The curry tree (Murraya koenigii) is a tropical to sub-tropical tree in the family Rutaceae, which is native to India and Sri Lanka.
Its leaves are used in many dishes in India and neighbouring countries. Often used in curries, the leaves generally called by the name “curry leaves”, though they are also translated as “sweet neem leaves” in most Indian languages (as opposed to ordinary neem leaves which are bitter).
The small flowers are white and fragrant.
Ripe and unripe fruits
Jayanti in Buxa Tiger Reserve in Jalpaiguri district of West Bengal, India.
It is a small tree, growing 4?6 m (13?20 feet) tall, with a trunk up to 40?cm diameter. The leaves are pinnate, with 11-21 leaflets, each leaflet 2?4?cm long and 1?2?cm broad. They are highly aromatic. The flowers are small, white, and fragrant. The small black shiny berries are edible, but their seeds are poisonous.
The leaves are highly valued as seasoning in southern and west-coast Indian cooking, and Sri Lankan cooking, especially in curries, usually fried along with the chopped onion in the first stage of the preparation. They are also used to make thoran, vada, rasam and kadhi. In their fresh form, they have a short shelf life, and they don’t keep well in the refrigerator. They are also available dried, though the aroma is largely inferior.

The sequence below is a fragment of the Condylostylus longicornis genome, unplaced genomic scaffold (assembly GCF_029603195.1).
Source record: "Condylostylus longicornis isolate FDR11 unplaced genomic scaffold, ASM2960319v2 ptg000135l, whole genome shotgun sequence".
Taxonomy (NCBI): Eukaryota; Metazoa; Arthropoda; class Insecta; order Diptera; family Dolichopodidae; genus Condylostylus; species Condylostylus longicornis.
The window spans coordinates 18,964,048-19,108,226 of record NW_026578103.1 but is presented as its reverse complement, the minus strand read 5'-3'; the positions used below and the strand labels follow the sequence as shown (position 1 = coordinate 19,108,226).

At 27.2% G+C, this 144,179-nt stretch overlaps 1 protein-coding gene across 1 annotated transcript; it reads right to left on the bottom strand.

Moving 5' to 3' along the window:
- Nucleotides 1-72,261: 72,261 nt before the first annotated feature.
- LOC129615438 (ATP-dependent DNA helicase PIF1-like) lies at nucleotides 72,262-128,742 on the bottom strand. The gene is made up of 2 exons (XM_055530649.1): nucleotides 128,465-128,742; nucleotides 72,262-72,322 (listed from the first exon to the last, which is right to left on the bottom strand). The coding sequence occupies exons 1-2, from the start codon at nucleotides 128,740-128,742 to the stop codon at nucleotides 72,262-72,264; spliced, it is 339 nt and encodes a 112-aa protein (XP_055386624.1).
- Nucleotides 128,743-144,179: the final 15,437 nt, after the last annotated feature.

The leaves of Murraya koenigii are also used as a herb in Ayurvedic medicine. They are believed to possess anti-diabetic properties.
Although most commonly used in curries, leaves from the curry tree can be used in many other dishes to add flavor. In Cambodia, Khmer toast the leaves in open flame or roasted it to a crunch and crushed it into a soured soup dish called Maju Krueng.
In the absence of tulsi leaves, curry leaves are used for rituals and pujas.
A 2011 study of girinimbine, a carbazole alkaloid isolated from this plant, found that it inhibited the growth and induced apoptosis in human hepatocellular carcinoma, HepG2 cells in vitro.